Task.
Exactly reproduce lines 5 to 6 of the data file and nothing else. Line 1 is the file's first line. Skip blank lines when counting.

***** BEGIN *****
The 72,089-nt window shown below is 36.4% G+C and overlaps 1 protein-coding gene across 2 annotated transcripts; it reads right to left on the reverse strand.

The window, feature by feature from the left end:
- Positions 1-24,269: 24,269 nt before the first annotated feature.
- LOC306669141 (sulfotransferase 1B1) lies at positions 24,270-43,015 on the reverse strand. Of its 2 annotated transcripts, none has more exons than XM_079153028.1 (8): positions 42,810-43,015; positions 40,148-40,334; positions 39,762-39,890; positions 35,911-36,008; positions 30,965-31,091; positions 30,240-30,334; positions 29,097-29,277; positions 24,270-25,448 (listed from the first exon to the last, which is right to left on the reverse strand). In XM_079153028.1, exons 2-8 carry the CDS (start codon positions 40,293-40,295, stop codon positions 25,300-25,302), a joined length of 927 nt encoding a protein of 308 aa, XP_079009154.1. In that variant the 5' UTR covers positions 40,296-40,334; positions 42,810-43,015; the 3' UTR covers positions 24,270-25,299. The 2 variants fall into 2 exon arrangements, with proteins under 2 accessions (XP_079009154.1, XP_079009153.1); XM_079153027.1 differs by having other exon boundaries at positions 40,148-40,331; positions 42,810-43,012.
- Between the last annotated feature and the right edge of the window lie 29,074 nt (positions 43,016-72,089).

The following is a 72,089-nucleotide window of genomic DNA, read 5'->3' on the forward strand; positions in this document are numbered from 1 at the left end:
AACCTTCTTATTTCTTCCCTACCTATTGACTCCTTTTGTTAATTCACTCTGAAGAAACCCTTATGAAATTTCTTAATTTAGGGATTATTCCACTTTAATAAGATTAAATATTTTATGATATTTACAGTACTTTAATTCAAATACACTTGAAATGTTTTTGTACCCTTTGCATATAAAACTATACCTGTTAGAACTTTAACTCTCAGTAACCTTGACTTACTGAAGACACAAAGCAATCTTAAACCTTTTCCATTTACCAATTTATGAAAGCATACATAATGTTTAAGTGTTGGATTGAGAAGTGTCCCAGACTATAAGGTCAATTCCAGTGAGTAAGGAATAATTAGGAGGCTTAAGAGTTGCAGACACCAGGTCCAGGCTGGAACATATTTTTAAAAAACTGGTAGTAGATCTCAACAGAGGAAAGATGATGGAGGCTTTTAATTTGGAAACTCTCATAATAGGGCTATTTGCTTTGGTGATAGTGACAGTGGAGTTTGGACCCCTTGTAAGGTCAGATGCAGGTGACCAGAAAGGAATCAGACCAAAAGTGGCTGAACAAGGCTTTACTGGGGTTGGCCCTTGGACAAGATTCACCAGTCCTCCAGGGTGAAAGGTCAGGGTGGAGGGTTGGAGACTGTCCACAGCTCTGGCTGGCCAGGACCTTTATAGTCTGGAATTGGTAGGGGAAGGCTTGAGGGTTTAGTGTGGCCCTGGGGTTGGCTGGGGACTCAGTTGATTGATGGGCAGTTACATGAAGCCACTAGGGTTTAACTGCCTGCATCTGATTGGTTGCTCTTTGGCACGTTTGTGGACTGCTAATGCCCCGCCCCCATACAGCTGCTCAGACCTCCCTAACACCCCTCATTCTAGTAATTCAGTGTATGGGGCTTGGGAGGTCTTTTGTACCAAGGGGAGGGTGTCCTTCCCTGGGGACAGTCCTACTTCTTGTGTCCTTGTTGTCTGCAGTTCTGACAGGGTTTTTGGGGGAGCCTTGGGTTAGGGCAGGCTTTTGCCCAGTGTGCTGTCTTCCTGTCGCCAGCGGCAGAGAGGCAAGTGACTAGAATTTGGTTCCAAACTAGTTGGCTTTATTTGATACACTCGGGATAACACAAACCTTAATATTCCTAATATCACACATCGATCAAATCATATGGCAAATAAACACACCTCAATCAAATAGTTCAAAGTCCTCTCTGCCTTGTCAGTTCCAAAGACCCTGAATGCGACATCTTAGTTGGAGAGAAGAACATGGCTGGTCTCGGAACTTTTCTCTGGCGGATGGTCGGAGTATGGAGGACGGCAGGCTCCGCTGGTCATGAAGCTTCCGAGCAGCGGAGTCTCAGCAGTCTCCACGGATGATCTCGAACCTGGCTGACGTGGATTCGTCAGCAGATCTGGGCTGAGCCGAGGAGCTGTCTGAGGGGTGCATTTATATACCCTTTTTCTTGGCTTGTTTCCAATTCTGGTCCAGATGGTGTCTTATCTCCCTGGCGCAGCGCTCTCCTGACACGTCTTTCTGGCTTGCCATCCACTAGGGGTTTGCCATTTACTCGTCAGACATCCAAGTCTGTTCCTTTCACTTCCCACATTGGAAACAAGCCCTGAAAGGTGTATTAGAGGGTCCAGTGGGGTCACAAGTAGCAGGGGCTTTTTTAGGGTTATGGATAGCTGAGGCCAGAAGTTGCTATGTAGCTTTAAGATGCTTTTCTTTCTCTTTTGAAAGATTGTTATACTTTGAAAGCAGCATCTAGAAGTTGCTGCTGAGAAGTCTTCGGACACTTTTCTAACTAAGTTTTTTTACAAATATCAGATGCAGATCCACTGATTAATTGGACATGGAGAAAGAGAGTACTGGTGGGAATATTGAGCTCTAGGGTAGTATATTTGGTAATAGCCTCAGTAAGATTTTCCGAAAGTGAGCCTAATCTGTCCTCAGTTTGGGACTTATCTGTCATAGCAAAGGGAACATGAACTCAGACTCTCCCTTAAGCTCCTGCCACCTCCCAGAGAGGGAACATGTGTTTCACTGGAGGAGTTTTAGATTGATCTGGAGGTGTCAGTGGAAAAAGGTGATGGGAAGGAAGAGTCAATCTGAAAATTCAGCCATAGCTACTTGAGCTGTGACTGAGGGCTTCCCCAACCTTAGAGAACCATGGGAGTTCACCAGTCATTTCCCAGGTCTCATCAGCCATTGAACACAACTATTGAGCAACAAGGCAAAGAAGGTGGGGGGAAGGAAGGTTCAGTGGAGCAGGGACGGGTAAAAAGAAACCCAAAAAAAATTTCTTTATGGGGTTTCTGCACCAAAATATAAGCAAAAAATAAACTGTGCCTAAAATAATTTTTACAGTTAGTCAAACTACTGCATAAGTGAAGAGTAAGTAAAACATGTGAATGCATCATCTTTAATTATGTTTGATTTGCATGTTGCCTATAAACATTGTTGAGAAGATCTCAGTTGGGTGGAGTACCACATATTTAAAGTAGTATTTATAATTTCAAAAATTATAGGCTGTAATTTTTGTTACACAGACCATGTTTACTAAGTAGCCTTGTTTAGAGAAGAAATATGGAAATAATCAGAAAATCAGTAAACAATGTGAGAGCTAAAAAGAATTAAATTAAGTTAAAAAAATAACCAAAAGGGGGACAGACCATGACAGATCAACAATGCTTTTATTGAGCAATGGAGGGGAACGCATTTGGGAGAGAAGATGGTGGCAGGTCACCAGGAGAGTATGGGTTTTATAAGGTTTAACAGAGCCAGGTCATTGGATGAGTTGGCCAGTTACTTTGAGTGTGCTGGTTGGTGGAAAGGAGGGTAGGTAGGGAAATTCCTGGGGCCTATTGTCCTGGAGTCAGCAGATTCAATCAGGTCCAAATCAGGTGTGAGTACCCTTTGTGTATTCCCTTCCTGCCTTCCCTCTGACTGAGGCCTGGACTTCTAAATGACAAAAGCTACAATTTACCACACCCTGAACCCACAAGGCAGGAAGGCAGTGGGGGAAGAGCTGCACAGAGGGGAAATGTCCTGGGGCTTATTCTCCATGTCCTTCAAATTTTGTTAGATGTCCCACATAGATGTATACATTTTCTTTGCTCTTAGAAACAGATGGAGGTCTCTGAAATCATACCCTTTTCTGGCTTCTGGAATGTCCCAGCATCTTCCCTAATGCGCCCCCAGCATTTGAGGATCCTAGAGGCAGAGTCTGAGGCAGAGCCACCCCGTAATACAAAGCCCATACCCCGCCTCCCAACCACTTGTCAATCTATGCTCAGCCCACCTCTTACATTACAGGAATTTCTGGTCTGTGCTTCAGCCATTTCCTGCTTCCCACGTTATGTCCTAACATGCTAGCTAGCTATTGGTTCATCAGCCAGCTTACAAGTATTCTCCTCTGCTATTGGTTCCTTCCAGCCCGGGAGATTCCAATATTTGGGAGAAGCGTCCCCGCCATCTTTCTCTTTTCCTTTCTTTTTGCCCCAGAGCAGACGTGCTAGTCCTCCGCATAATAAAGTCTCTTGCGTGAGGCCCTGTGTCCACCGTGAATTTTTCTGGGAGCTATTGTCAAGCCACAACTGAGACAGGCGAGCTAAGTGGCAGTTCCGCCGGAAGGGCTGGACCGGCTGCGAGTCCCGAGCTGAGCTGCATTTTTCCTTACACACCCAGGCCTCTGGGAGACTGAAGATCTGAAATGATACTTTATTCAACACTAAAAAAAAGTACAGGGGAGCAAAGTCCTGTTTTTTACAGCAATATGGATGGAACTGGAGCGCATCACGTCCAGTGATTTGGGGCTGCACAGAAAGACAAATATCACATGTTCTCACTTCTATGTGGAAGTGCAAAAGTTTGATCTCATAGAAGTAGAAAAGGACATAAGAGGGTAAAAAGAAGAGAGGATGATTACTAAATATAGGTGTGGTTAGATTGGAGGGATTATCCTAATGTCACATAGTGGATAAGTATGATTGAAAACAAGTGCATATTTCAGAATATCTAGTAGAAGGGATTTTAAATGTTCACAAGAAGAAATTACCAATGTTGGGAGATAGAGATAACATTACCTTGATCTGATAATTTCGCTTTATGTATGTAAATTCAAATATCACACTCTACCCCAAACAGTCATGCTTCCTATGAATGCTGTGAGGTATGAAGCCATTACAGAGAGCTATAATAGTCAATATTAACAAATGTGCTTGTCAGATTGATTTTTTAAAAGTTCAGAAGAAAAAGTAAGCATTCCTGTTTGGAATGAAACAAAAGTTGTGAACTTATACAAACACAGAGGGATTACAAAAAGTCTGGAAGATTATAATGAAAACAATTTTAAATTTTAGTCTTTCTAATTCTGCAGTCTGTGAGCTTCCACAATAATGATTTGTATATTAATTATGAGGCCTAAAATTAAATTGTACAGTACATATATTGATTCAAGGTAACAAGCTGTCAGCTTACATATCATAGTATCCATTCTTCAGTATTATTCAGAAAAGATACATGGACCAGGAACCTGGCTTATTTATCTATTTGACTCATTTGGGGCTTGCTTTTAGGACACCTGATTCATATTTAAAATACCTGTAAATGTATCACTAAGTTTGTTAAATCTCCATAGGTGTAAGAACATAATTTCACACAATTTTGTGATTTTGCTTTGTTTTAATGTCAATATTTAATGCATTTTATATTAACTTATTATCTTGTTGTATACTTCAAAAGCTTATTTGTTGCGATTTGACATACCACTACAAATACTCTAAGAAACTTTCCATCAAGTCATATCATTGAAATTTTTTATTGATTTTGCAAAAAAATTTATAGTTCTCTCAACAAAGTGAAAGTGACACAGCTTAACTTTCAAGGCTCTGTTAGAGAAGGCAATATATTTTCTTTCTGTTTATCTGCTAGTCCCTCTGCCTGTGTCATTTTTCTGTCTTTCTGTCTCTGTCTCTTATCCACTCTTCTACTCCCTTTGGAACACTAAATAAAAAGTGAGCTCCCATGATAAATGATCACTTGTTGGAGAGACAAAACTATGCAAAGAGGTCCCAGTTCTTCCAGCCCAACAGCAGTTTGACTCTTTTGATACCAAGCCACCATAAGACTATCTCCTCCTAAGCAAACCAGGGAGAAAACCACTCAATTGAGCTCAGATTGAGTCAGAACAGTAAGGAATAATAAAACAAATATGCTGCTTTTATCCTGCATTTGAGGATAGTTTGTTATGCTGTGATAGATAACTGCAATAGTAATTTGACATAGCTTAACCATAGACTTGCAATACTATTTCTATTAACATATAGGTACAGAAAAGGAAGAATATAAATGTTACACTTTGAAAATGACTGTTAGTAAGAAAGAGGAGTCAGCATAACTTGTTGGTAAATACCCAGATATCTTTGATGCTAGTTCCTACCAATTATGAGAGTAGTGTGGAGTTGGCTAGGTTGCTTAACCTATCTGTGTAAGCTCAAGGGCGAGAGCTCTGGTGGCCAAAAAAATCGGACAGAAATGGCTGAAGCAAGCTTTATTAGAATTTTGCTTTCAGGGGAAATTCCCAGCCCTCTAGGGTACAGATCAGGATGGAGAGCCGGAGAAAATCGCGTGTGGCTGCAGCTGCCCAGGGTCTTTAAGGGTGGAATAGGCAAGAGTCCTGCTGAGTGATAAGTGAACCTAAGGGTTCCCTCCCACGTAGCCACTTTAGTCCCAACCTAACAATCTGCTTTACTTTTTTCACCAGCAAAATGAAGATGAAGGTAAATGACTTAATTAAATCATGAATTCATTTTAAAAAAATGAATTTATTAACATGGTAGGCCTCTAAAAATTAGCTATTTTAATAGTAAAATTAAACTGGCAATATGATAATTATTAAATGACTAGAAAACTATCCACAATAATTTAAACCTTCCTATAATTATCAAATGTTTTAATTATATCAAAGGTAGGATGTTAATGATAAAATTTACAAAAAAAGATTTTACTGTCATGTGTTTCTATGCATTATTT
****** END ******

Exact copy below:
- Between the last annotated feature and the right edge of the window lie 29,074 nt (positions 43,016-72,089).

The following is a 72,089-nucleotide window of genomic DNA, read 5'->3' on the forward strand; positions in this document are numbered from 1 at the left end: